A school district in Texas came under fire earlier this year when it announced that it would require students to wear microchip-embedded ID cards at all times. Now students who refuse to be monitored say they are feeling the repercussions.
Since October 1, students at John Jay High School and Anson Jones Middle School in San Antonia, Texas have been asked to attend class clasping onto photo ID cards equipped with radio-frequency identification chips to keep track of each and every pupil’s personal location. Educators insist that the endeavor is being rolled out in Texas to relax the rampant truancy rates devastating the state’s school and the subsequent funding they are failing to receive as a result, and pending the program’s success the RFID chips could soon come to 112 schools in all and affect nearly 100,000 students.
Some pupils say they are already seeing the impact, though, and it’s not one they are very anxious to experience. Students who refuse to walk the schoolhouse halls with a location-sensitive sensor in their pocket or around their neck are being tormented by instructors and being barred from participating in certain school-wide functions, with some saying they are even being turned away from common areas like cafeterias and libraries.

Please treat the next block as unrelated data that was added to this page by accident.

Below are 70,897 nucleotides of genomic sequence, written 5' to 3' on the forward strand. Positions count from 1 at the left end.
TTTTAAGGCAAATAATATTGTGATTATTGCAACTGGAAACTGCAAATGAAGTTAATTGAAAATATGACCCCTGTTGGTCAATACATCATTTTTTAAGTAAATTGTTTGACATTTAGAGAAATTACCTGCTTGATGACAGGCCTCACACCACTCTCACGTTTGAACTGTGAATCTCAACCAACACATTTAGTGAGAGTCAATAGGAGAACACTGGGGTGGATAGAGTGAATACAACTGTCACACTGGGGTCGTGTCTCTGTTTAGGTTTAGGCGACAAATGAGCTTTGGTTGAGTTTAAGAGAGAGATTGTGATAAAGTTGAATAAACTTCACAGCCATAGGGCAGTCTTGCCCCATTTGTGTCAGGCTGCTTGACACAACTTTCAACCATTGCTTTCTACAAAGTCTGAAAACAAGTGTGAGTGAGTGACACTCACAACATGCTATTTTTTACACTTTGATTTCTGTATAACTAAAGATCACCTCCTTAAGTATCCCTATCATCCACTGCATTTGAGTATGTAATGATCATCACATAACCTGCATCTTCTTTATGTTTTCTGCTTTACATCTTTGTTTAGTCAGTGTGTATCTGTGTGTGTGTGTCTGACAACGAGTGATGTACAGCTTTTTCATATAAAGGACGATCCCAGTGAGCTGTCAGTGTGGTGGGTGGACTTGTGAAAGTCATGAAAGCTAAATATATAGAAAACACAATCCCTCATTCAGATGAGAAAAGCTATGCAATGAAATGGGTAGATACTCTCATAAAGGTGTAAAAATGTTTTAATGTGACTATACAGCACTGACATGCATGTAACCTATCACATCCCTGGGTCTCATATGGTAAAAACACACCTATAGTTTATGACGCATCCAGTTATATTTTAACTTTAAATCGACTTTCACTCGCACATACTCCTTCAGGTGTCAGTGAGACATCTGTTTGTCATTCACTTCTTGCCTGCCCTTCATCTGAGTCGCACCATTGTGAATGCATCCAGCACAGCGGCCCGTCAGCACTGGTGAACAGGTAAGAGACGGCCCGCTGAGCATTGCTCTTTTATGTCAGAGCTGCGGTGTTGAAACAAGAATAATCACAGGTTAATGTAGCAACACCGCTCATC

Andrea Hernandez, a sophomore at John Jay, says educators have ignored her pleas to have her privacy respected and have told her she can’t participate in school elections if she doesn’t submit to the tracking program.
To Salon, Hernandez says subjecting herself to constant monitoring by way of wearing a RFID chip is comparable to clothing herself in the “mark of the beast.” When she reached out to WND.com to reveal the school’s response, though, she told them that she was threatened with exclusion from picking a homecoming king and queen for not adhering to the rules.